Last week, Westminster played host to the Decideum facilitated IPPR event ‘Keeping Up With The Science: The Future of Health and Care in the UK’. Leading figures from government, industry and academia gathered to discuss innovation in the NHS and the need for long-term reform and additional funding. Notable speakers including Lord Darzi, Director of the Institute of Global Health Innovation at Imperial College London, Jon Ashworth MP, Shadow Secretary of State for Health and Dr Liz Mear, Chief Executive of the Innovation Agency, amongst others, sought to guide the discussion of innovation in the NHS within the context of the government’s innovation agenda and increasing political uncertainty.
Professor Lord Ara Darzi kicked off proceedings with an affirmation of the new era of healthcare innovation that we are firmly nestled within. Lord Darzi spoke about the ‘convergence revolution’, the coming together of the different branches of science, where distant dreams of the past, such as gene therapy and immuno-oncology have become not just possibilities but real, palpable treatment options.
Andrew Obenshain, Head of Europe and Senior VP at bluebird bio, a sponsor of the event, effortlessly provided the audience with an overview of the patient journey for an individual undergoing gene therapy, from stem cell collection to immune system reconstitution. He emphasised that gene therapy has arrived in modern healthcare, and is here to stay.
One of the most thought provoking questions from the audience came from none other than former health secretary and chair of the NHS Confederation, Steven Dorrell. Dorrell raised the question about the changing relationship between citizen and provider, asking though we have ‘‘ tended to think of ‘digital’ as technology which empowers service provision, does it not also fundamentally change citizen and service provider?” There is no doubt that this is something that policy makers and service providers will need to consider, particularly with an ageing population. Exactly how the digital, data revolution is rolled out in the NHS is the subject of much careful calculation.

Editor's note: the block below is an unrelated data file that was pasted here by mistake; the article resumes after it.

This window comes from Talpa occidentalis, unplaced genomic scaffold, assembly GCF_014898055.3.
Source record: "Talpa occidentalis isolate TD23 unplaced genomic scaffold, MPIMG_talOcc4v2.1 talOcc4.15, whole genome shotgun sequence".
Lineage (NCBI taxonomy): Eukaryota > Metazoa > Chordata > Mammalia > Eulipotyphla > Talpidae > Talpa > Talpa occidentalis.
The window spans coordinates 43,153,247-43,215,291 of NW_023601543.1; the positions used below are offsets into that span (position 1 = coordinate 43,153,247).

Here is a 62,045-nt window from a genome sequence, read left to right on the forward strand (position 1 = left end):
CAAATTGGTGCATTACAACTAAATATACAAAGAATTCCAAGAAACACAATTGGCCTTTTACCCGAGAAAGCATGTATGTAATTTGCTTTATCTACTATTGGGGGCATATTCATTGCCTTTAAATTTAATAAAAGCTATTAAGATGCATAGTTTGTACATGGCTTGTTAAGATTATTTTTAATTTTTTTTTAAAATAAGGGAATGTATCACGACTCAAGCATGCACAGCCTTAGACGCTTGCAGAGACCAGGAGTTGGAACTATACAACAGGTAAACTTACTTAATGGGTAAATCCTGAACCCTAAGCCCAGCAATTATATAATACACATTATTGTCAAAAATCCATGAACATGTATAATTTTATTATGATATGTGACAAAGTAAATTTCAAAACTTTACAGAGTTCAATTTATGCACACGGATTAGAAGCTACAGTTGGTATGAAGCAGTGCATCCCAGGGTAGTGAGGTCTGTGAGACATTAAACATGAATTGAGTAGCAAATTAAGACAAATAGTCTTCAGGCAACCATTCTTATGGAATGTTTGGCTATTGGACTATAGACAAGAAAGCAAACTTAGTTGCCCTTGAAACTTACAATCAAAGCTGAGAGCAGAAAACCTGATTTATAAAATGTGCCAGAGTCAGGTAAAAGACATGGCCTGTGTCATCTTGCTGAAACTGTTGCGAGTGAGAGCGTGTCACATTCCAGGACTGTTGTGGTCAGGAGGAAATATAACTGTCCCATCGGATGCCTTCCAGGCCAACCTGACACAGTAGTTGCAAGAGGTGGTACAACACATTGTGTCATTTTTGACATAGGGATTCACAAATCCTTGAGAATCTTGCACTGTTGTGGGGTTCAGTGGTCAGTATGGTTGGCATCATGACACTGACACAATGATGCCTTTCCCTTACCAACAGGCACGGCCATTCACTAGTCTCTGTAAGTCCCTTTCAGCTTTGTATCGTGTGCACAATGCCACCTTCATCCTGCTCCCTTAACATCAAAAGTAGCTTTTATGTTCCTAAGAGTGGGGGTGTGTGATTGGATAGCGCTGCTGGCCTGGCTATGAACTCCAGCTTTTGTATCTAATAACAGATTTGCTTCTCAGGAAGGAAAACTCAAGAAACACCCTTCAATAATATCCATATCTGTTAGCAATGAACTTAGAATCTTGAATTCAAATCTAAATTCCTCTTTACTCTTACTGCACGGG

The second panel discussion of the day looked at NHS Funding, Innovation and Economic Growth. These three interconnected issues were addressed by Jon Ashworth MP as he set out the Labour Party’s vision for future innovation in the NHS, including a commitment to £1.3 bn investment in R&D. One of the central questions of the day was how far investment in healthcare could actually go, and Anita Charlesworth, Director of Research and Economics at the Health Foundation, said it was plain and simple – if you spend more money on this kind of stuff, you will see life expectancy rates go up.
Lord Prior’s assertion that the NHS was too short term, too political and too process driven brought the event to a close, as he spoke during the final panel session which discussed the possibilities of the Industrial Strategy and the Accelerated Access Review affecting real change. Paige Bischoff, VP Global Public Affairs at co-sponsors Intuitive Surgical Inc gave an example of innovation in practice. She spoke of the opportunities and benefits that robotic assisted surgery (RAS) brings to patients, society and health systems; as well as of the barriers to uptake of the technology.
Lord Prior’s closing remarks delivered a much-needed sense of optimism, as he announced his confidence that the Life Sciences Industrial Strategy would in fact become a reality despite Brexit, due to the tremendously strong research base we have in the UK and the high priority the government has given to the life sciences sector. Nevertheless, Lord Prior urged we must not become complacent, with many companies already looking toward Europe.
The IPPR will publish a White Paper to reflect the themes of the event and articulate those drawn out by the conference in the form of broad recommendations to policy-makers. With consensus that flexibility and adaptation in the NHS is needed, it remains to be seen whether the plan for better access to and uptake of innovation will get the traction it deserves.